The data provided important clues. If an owner is considering surrendering a pet, they are most likely experiencing difficulty related directly to the animal – for example, behavioural problems or barking – or something indirect like a relationship break-up, moving house or allergies. The most important, overarching insight was pointed out by one of the call centre staff: “Many owners who surrender their pets have preventable problems. They just need some help.” This pointed to the first part of a possible solution: persuading owners that they didn’t have to surrender their pet.

  • Owners have a problem with their pet.
  • Some search for help online.
  • Advice is vague, unreliable and fragmented.
  • Owners feel frustrated and helpless.
  • They surrender their pet to the RSPCA.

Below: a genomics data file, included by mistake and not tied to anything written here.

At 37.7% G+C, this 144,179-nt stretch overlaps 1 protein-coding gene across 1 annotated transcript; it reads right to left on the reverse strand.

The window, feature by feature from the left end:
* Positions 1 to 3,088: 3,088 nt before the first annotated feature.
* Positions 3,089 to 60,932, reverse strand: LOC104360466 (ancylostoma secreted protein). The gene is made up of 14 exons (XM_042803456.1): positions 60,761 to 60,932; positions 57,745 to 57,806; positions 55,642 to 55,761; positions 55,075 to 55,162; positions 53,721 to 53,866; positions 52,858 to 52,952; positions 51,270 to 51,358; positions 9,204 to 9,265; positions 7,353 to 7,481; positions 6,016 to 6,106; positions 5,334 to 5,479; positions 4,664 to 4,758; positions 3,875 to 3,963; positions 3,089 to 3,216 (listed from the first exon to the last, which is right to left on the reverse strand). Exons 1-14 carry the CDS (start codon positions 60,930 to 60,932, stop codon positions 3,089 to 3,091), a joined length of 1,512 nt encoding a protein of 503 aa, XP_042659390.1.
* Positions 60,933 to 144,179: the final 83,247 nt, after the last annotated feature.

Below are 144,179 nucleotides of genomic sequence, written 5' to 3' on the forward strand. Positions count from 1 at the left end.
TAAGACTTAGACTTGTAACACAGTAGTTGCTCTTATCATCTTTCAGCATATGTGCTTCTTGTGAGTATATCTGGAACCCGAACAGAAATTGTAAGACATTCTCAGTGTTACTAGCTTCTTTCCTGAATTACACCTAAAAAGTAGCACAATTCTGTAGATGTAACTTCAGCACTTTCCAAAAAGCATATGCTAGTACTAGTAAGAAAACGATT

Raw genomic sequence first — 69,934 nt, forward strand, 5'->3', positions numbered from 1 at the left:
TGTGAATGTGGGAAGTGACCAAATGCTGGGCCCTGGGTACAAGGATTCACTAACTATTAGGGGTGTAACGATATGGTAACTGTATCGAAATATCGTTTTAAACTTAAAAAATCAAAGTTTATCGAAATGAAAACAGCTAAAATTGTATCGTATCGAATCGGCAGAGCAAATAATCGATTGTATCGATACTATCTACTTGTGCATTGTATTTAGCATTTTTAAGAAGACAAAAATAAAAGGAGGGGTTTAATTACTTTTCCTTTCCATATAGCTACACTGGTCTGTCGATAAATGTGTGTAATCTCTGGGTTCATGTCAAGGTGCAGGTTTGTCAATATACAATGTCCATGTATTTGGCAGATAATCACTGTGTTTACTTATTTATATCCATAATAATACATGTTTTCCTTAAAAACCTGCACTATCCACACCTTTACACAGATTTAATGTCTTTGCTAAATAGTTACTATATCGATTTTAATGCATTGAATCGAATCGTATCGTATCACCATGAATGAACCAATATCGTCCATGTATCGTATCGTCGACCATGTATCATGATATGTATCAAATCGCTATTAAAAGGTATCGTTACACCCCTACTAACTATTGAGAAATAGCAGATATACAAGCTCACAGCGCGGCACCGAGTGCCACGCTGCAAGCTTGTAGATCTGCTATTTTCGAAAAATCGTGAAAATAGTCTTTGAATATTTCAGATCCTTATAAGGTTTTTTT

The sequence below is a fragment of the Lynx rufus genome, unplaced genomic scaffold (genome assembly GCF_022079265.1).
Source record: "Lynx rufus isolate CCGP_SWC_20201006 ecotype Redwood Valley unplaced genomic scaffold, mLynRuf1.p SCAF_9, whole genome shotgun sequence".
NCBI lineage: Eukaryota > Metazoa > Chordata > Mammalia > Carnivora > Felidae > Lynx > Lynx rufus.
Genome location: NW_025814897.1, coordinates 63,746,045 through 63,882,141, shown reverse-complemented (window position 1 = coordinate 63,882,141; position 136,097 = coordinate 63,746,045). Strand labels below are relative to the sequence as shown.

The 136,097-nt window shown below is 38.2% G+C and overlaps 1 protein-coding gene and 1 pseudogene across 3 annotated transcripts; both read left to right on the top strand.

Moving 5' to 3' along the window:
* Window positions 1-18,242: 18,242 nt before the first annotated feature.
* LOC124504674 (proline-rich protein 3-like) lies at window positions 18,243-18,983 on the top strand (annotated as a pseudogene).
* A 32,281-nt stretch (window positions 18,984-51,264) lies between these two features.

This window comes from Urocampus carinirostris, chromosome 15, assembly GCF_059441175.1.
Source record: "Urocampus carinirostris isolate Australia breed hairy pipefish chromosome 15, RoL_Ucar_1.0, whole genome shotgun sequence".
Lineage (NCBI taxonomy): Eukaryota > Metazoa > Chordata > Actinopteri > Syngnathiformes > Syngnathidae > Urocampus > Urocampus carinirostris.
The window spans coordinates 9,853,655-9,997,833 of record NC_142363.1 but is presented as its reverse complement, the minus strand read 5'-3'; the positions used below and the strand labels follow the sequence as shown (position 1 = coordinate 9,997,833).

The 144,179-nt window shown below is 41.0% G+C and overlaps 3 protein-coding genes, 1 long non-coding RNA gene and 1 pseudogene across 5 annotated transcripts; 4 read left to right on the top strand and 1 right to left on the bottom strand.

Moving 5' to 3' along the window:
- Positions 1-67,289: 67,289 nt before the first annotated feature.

There were two points at which this solution could intervene: getting advice on the internet; and surrendering an animal to the RSPCA.

With so many combinations of animals and reasons for surrender, all requiring specific messages, a standard marketing campaign would not be sufficient. But what if there were a one-stop website that had reliable advice for specific pet problems? If we educated owners about alternatives and offered support resources, could we help them keep their pets? The strategy for the RSPCA Queensland Surrender Portal was born: a new online experience that:

  • interrupts the surrender process by ensuring the Surrender Portal appeared at the critical moment pet owners search for help, and
  • provides realistic, specific and genuinely helpful advice.

 

Execution

The first step was creating and curating relevant content. Data analysis found that just 64 out of the 832 recorded pet problem combinations accounted for 83% of all surrenders. This majority became the focus. For each of these combinations Liquid either wrote helpful suggestions (based on RSPCA advice) or curated support resources and services. For instance, dog owners on low incomes can struggle to afford dog food, but the Surrender Portal can point out that it is a common donation item at local food shelters.